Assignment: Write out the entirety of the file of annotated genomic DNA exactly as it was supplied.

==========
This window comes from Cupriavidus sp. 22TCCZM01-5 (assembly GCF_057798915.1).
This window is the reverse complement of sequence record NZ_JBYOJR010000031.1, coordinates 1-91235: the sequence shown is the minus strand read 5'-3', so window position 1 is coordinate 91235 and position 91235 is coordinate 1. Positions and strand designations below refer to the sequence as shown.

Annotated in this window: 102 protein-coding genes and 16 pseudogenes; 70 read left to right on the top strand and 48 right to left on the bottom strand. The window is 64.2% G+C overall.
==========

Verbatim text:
This window comes from Cupriavidus sp. 22TCCZM01-5 (assembly GCF_057798915.1).
This window is the reverse complement of sequence record NZ_JBYOJR010000031.1, coordinates 1-91235: the sequence shown is the minus strand read 5'-3', so window position 1 is coordinate 91235 and position 91235 is coordinate 1. Positions and strand designations below refer to the sequence as shown.

Annotated in this window: 102 protein-coding genes and 16 pseudogenes; 70 read left to right on the top strand and 48 right to left on the bottom strand. The window is 64.2% G+C overall.